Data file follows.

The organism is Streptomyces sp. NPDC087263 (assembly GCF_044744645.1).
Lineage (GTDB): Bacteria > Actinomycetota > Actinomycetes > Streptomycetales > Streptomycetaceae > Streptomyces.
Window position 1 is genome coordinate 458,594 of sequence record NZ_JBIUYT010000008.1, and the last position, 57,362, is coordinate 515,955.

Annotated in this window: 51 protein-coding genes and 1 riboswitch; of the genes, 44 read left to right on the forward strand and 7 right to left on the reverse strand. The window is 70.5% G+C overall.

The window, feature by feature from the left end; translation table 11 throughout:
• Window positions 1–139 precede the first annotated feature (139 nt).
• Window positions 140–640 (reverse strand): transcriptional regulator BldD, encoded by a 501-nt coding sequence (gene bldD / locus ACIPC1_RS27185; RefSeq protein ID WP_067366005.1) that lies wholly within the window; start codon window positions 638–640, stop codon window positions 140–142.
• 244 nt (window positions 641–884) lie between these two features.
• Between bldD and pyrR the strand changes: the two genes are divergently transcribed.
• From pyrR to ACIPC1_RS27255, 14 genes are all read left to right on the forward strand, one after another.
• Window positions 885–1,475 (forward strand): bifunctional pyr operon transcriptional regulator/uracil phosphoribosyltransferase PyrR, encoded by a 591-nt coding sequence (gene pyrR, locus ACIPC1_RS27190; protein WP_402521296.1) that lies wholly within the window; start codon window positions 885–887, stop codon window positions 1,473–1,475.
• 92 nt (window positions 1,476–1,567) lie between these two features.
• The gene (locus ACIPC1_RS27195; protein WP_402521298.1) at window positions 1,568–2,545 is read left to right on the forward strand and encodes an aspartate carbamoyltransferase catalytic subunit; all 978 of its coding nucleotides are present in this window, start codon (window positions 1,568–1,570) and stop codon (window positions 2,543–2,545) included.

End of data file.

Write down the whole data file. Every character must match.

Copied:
The organism is Streptomyces sp. NPDC087263 (assembly GCF_044744645.1).
Lineage (GTDB): Bacteria > Actinomycetota > Actinomycetes > Streptomycetales > Streptomycetaceae > Streptomyces.
Window position 1 is genome coordinate 458,594 of sequence record NZ_JBIUYT010000008.1, and the last position, 57,362, is coordinate 515,955.

Annotated in this window: 51 protein-coding genes and 1 riboswitch; of the genes, 44 read left to right on the forward strand and 7 right to left on the reverse strand. The window is 70.5% G+C overall.

The window, feature by feature from the left end; translation table 11 throughout:
• Window positions 1–139 precede the first annotated feature (139 nt).
• Window positions 140–640 (reverse strand): transcriptional regulator BldD, encoded by a 501-nt coding sequence (gene bldD / locus ACIPC1_RS27185; RefSeq protein ID WP_067366005.1) that lies wholly within the window; start codon window positions 638–640, stop codon window positions 140–142.
• 244 nt (window positions 641–884) lie between these two features.
• Between bldD and pyrR the strand changes: the two genes are divergently transcribed.
• From pyrR to ACIPC1_RS27255, 14 genes are all read left to right on the forward strand, one after another.
• Window positions 885–1,475 (forward strand): bifunctional pyr operon transcriptional regulator/uracil phosphoribosyltransferase PyrR, encoded by a 591-nt coding sequence (gene pyrR, locus ACIPC1_RS27190; protein WP_402521296.1) that lies wholly within the window; start codon window positions 885–887, stop codon window positions 1,473–1,475.
• 92 nt (window positions 1,476–1,567) lie between these two features.
• The gene (locus ACIPC1_RS27195; protein WP_402521298.1) at window positions 1,568–2,545 is read left to right on the forward strand and encodes an aspartate carbamoyltransferase catalytic subunit; all 978 of its coding nucleotides are present in this window, start codon (window positions 1,568–1,570) and stop codon (window positions 2,543–2,545) included.